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Tuesday, January 8

Unless all Middle Eastern countries hang together they will hang separately

Here's why:

1. November 24, 2018, Accuweather:


Heavy rain, deadly flooding to continue across the Middle East into Sunday
... While November is often the beginning of the wet season, the rain has been more frequent and heavier than normal across Saudi Arabia, Kuwait, Iraq and Iran so far this month.  ... Rounds of heavy rain and thunderstorms through Sunday will total 25-75 mm (1-3 inches). The region averages around only 100-125 mm (4-5 inches) per year. Hardest-hit parts of Kuwait, southeastern Iraq, and southwestern Iran could get up to 150 mm (6 inches). ... 
2. 

You're looking at a NASA photo of a dust/sandstorm in September 2015 that struck across Israel, Jordan, Egypt, Iraq, Syria, Lebanon, and Cyprus. It was a very strange storm because of its intensity, place of origin, and the time of year it struck. 

Now what jumps up and shouts at us is that the disturbances shown in the two illustrations were not limited to one nation in the Middle East. Why is that? Because Nature paid no mind to Mr Sykes and Mr Picot, that's why. Nature pays no attention to human boundaries.  

The countries in the Middle East share a particular weather region, and it's the weather, and the geographies it interacts with, that define a region -- and call the shots in this world. 

However, human activities can have an impact on micro-climates and micro-geographies, and here I'm not talking about human-made 'greenhouse' gases. The impacts can create knock-on effects that accumulate and then converge, setting off a disaster before anyone understands what caused it. 

We've been seeing in a lot of convergences in this era that can encompass an entire region. That's chiefly because we've been making mistakes on a grand scale -- sometimes a global scale -- for about the past century and now the consequences are piling up.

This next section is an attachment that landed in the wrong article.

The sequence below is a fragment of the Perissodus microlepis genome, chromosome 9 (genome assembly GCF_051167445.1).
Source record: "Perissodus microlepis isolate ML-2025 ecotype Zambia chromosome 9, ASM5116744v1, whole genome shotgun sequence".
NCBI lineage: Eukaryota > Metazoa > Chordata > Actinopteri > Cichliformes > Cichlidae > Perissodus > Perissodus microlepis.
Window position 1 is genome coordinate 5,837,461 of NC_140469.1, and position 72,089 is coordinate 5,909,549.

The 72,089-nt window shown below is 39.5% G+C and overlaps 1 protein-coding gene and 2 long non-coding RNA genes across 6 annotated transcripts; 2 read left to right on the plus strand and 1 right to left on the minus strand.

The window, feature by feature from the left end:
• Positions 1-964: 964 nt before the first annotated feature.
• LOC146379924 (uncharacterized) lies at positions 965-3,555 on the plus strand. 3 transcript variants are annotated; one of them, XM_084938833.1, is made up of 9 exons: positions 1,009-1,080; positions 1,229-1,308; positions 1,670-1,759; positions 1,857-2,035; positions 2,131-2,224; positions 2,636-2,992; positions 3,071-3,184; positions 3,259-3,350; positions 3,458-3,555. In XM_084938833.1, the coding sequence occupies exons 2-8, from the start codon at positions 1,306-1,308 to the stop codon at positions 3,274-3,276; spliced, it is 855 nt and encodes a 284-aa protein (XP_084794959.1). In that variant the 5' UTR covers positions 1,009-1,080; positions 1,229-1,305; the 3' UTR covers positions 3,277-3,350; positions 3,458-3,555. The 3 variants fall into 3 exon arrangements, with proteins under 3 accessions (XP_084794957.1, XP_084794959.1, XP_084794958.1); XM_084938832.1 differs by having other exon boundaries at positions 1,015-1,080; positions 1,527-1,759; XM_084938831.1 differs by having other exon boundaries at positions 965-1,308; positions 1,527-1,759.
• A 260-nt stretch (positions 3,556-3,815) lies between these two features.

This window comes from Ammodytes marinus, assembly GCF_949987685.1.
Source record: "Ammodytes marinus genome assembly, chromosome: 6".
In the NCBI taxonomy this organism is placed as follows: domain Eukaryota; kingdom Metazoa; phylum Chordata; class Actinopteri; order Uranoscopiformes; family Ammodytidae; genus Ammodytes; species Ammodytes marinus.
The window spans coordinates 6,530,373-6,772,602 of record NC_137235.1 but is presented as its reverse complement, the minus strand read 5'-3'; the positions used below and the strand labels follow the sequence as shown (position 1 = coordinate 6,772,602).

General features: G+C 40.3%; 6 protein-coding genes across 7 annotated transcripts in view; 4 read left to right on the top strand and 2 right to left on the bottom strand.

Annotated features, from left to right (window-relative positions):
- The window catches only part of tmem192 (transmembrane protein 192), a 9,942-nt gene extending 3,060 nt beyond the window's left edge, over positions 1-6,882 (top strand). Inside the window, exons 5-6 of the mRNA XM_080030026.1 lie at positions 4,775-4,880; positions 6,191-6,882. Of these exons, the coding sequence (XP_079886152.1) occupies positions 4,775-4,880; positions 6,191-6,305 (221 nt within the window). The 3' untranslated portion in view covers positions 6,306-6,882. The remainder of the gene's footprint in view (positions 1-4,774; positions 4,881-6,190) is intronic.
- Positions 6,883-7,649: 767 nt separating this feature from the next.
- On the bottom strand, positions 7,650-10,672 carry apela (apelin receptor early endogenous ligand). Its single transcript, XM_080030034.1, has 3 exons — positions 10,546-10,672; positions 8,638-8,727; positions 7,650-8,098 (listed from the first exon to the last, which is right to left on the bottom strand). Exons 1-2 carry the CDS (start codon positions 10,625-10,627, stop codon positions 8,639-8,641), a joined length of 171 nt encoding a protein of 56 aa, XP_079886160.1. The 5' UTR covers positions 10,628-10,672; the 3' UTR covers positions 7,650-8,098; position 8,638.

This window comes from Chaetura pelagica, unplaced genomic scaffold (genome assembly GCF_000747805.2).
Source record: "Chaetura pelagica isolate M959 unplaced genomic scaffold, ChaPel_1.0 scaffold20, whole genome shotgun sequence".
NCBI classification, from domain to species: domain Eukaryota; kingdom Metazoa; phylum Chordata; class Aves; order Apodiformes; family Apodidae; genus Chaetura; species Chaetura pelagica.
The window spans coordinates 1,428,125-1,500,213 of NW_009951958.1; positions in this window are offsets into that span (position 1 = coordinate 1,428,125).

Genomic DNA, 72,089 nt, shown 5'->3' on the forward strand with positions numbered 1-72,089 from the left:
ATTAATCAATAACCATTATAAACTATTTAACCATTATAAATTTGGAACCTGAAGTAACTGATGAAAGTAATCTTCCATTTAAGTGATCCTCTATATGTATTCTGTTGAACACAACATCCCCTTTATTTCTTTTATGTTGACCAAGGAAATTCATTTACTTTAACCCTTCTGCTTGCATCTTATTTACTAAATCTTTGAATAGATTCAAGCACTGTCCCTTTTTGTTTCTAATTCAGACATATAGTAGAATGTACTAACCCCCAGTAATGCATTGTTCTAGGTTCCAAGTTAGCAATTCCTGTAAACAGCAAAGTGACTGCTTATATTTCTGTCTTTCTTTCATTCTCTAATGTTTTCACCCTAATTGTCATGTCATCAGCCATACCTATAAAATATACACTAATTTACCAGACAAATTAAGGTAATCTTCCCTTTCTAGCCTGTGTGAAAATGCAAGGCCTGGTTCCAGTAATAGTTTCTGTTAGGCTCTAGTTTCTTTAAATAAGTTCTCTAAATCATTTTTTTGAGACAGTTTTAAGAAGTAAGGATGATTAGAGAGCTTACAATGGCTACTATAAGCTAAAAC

And there is the life of this planet, which can be very hard on human life. One day we're going about our business, not bothering so much as a flea, then BAM! one quake of the earth can wipe out a large number of us in the wink of an eye.

There's nothing much we can do about situations beyond our control but there's plenty we can do to correct mistakes of our own making. When the mistakes spill across nations in a single region, this is the time for people in those nations to think and act regionally.

Speaking of region-wide mistakes that can be corrected, here's one.  

You say the Middle East's temperature is rising? Turn off all the air conditioning there for 48 hours then call me in the morning. Few scientific studies have been done on the impact on local weather of hot air exhaust from air conditioners, but if you plow through this study, How much can air conditioning increase air temperatures for a city like Paris, France? published in 2012 by the Royal Meteorology Society, you'll see the impact can be between 1 and 2 degrees in varying areas of Paris, which had nowhere near the amount of air conditioning used in Middle Eastern cities. But the most troubling finding in the study was that the temperature rise happened at night, for reasons the scientists explain.  

The scientists were only studying temperature differences, not lowering of humidity caused by the exhaust from air conditioners. although that would be a crucial question for the aridest parts of the Middle East.  

I'll interject that the heat from air conditioner exhaust is distinct from heat generated by the 'urban island' effect and has nothing to do with carbon emissions associated with air conditioners.

If you say they don't dare shut off the air conditioning in the Middle East for two days -- well, I don't know exactly how many days it would have to be off before they'd notice a difference. But they'd have to shut everything down if they completely ran out of electricity and they could be on track for that. See The Lights Are Going Out in the Middle East. (May 2017, The New Yorker). But yes, there's no way they'd willingly do it. 

There is a way to capture the exhaust from the air conditioners and, if my memory serves, turn it into energy although don't quote me on that until I review my notes from last year. Yet this won't be done on a scale large enough to make a real difference until governments in the region get together and fund a study on the impact of microclimates across the Middle East from air conditioner exhaust. Then the governments could again work together on projects that prevent the exhaust from going into the atmosphere.

This is one project that could stand to benefit the entire region of the Middle East. I see plenty of other such projects if Middle Easterners start thinking for their whole region. 

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